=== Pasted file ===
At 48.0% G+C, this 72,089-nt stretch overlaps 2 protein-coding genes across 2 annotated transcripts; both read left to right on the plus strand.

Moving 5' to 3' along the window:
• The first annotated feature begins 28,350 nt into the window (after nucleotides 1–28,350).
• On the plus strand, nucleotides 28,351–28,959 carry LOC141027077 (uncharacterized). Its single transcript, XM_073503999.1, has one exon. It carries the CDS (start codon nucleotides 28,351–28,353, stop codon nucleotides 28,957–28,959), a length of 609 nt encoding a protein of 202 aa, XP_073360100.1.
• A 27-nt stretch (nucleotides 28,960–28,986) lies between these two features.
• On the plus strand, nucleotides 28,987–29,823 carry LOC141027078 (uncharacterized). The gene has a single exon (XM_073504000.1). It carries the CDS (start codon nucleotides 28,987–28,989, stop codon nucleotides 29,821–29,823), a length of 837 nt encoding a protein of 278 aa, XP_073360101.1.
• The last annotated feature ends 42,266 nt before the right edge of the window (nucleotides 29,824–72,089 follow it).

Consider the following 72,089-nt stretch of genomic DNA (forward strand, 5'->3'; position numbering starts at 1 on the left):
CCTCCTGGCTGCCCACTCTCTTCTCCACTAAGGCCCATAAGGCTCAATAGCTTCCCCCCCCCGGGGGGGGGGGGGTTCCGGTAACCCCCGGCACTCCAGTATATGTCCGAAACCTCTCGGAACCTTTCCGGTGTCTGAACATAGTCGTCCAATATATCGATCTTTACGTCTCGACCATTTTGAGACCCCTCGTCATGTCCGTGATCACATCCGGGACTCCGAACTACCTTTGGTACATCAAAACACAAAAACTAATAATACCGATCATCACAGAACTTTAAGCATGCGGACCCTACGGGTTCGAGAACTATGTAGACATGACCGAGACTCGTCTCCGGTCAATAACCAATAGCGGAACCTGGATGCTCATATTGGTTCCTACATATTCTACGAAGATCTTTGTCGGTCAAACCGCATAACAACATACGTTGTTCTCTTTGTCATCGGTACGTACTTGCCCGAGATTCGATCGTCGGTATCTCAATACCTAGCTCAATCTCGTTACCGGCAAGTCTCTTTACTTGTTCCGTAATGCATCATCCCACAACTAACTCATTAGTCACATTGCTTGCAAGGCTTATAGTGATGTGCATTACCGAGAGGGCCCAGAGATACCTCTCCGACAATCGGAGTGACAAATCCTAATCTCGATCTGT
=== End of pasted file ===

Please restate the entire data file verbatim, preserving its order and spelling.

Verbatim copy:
At 48.0% G+C, this 72,089-nt stretch overlaps 2 protein-coding genes across 2 annotated transcripts; both read left to right on the plus strand.

Moving 5' to 3' along the window:
• The first annotated feature begins 28,350 nt into the window (after nucleotides 1–28,350).
• On the plus strand, nucleotides 28,351–28,959 carry LOC141027077 (uncharacterized). Its single transcript, XM_073503999.1, has one exon. It carries the CDS (start codon nucleotides 28,351–28,353, stop codon nucleotides 28,957–28,959), a length of 609 nt encoding a protein of 202 aa, XP_073360100.1.
• A 27-nt stretch (nucleotides 28,960–28,986) lies between these two features.
• On the plus strand, nucleotides 28,987–29,823 carry LOC141027078 (uncharacterized). The gene has a single exon (XM_073504000.1). It carries the CDS (start codon nucleotides 28,987–28,989, stop codon nucleotides 29,821–29,823), a length of 837 nt encoding a protein of 278 aa, XP_073360101.1.
• The last annotated feature ends 42,266 nt before the right edge of the window (nucleotides 29,824–72,089 follow it).

Consider the following 72,089-nt stretch of genomic DNA (forward strand, 5'->3'; position numbering starts at 1 on the left):
CCTCCTGGCTGCCCACTCTCTTCTCCACTAAGGCCCATAAGGCTCAATAGCTTCCCCCCCCCGGGGGGGGGGGGGTTCCGGTAACCCCCGGCACTCCAGTATATGTCCGAAACCTCTCGGAACCTTTCCGGTGTCTGAACATAGTCGTCCAATATATCGATCTTTACGTCTCGACCATTTTGAGACCCCTCGTCATGTCCGTGATCACATCCGGGACTCCGAACTACCTTTGGTACATCAAAACACAAAAACTAATAATACCGATCATCACAGAACTTTAAGCATGCGGACCCTACGGGTTCGAGAACTATGTAGACATGACCGAGACTCGTCTCCGGTCAATAACCAATAGCGGAACCTGGATGCTCATATTGGTTCCTACATATTCTACGAAGATCTTTGTCGGTCAAACCGCATAACAACATACGTTGTTCTCTTTGTCATCGGTACGTACTTGCCCGAGATTCGATCGTCGGTATCTCAATACCTAGCTCAATCTCGTTACCGGCAAGTCTCTTTACTTGTTCCGTAATGCATCATCCCACAACTAACTCATTAGTCACATTGCTTGCAAGGCTTATAGTGATGTGCATTACCGAGAGGGCCCAGAGATACCTCTCCGACAATCGGAGTGACAAATCCTAATCTCGATCTGT